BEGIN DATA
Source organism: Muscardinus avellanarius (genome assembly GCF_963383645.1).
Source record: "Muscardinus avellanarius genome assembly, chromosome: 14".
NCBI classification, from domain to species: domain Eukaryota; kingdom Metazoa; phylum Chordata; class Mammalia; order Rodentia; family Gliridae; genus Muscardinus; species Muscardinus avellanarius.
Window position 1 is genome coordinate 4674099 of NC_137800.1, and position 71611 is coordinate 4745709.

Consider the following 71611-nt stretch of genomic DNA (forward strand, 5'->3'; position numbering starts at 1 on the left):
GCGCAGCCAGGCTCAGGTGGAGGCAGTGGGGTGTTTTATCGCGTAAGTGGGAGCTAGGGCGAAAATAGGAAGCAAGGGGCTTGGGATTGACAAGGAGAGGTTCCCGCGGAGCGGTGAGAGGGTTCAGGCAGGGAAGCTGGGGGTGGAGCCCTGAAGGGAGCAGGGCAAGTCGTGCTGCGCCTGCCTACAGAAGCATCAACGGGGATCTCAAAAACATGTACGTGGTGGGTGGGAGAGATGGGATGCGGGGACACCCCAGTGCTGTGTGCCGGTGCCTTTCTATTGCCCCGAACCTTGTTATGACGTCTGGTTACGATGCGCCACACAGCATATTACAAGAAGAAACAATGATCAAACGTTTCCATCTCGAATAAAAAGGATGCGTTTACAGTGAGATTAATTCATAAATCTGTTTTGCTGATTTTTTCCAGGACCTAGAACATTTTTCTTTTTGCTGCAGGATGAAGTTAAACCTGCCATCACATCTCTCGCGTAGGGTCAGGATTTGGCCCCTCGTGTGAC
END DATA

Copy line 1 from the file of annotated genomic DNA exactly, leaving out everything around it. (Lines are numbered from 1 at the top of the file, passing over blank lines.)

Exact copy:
Source organism: Muscardinus avellanarius (genome assembly GCF_963383645.1).